Dave Letterman Brings U2 Down to Earth — Sort of — with 'A Sort of Homecoming'

Directed by Morgan Neville

Starring Bono, the Edge, Dave Letterman, Glen Hansard, Panti Bliss, Jimmy Iovine

Photo courtesy of Disney

BY Alex HudsonPublished Mar 14, 2023

Bono's recent memoir, Surrender, is pretty much everything U2 skeptics would expect: the singer's stories of his humble origins in Dublin are intriguing, but his self-aggrandizing tales of his political influence are tone-deaf (like a whole bit bragging about his friendship with Bill Clinton), and the lyrics aren't nearly as good written on the page as they sound when sung. 

A Sort of Homecoming, a new documentary profiling Bono and guitarist the Edge, follows directly in the footsteps of the memoir. Like the book, it finds the musicians revisiting some of their most iconic past work while telling stories of their origins in Dublin. Some of the best stories are repeated — like how they briefly quit the band early on in order to focus on their religion, and how their 1983 hit "Sunday Bloody Sunday" helped them find their way back, reconciling their worldly impulse to make rock music with their spiritual mission to spread a positive message.

Their songs, reimagined here in acoustic arrangements, don't sound nearly as good as they did in their original electric form, and U2 don't have all that much substance as interview subjects. At one point, the Edge gorgeously demonstrates the echoing intro to "I Still Haven't Found What I'm Looking For" and then describes its inspiration in the most boring manner possible: "What would I want to listen to if I was in the audience? What would blow me away?" Helluva riff, though.

Thank god for David Letterman. The long-time late-night host, who has found a nice late-career groove as a Santa Clausean elder who approaches subjects with benevolent curiosity, visits Dublin to meet with U2, acting as both a tourist and interviewer. He handles the band with the right amount of wit and reverence, expressing clear admiration without fawning and never going long without a self-deprecating crack at his own expense.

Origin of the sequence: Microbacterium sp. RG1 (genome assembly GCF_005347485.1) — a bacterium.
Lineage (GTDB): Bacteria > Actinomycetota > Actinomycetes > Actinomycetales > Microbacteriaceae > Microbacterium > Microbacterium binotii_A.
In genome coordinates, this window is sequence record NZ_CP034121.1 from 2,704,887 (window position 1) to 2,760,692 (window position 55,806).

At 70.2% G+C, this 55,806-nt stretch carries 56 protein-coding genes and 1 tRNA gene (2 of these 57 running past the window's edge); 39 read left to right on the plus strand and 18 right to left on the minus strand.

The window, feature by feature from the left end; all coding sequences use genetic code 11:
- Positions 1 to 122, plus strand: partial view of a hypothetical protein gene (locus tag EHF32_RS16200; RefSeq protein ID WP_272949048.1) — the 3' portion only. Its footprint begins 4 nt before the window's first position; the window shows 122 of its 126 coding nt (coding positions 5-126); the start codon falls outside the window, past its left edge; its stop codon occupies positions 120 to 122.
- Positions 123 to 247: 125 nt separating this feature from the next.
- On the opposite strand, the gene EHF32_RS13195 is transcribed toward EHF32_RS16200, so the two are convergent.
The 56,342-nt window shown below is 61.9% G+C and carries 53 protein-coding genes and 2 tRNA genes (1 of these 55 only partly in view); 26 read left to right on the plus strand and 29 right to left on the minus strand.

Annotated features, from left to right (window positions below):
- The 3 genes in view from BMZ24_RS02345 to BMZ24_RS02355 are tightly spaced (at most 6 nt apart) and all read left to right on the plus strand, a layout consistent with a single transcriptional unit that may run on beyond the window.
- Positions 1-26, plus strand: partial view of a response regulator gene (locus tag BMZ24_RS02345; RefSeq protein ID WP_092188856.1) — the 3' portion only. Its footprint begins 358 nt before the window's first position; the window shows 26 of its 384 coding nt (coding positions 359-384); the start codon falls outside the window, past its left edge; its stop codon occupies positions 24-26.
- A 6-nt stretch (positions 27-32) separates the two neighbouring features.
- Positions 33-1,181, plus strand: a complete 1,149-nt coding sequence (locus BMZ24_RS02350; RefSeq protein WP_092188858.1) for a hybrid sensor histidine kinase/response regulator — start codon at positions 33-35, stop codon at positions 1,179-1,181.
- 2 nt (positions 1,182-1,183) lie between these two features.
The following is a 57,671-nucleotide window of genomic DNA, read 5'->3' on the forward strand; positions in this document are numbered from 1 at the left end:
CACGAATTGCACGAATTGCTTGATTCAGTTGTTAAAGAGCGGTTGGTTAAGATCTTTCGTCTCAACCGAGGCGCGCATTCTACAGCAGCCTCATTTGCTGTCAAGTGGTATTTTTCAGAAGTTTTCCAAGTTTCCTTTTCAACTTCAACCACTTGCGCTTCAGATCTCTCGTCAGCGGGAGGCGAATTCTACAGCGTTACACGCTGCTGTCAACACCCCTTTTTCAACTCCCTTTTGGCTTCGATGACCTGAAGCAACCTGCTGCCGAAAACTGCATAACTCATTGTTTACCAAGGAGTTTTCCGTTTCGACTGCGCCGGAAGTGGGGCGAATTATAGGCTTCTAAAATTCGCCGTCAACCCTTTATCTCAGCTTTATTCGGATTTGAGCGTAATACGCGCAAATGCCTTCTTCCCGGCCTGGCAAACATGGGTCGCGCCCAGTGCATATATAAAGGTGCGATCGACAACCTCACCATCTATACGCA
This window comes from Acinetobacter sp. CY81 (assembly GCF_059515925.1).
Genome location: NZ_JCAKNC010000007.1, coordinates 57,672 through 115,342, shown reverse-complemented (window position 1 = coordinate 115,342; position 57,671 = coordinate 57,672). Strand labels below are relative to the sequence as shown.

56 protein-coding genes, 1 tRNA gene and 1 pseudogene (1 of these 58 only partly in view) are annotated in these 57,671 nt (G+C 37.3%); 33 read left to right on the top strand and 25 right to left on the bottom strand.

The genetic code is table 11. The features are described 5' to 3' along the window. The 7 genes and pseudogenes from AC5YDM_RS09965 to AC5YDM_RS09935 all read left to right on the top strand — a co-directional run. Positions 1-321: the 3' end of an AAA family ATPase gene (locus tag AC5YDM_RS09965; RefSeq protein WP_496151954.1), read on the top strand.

Many of the best scenes don't even involve U2 at all: Letterman talks with drag queen Panti Bliss about Ireland's fairly progressive recent track record regarding LGBTQ+ rights, takes a walking tour of Dublin, speaks with some local musicians (including Glen Hansard of the Swell Season and the Frames), and attends a slightly Banshees of Inisherin-esque jam session in a pub for the best musical moment of the doc. There's no clear narrative and it's not in any sort of chronological order, proceeding with a meandering and dreamlike quality that highlights Letterman's own experience visiting of Dublin, rather than focusing on U2's career arc. Talking head interviews extolling U2's greatness, including some quotes from Jimmy Iovine, are thankfully kept to a minimum.

In a particularly endearing moment, Bono and the Edge write a song for Letterman. It's almost good, too — I'd like to hear a second draft, but they've got a strong start. It's a wonderful chance for viewers to live vicariously through Letterman, imagining what it would be like to have U2 write a personalized song just for them. As insufferable as Bono can be, A Sort of Homecoming succeeds by bringing him down to earth, returning him to his humble Dublin roots and giving viewers a chance to tag along.

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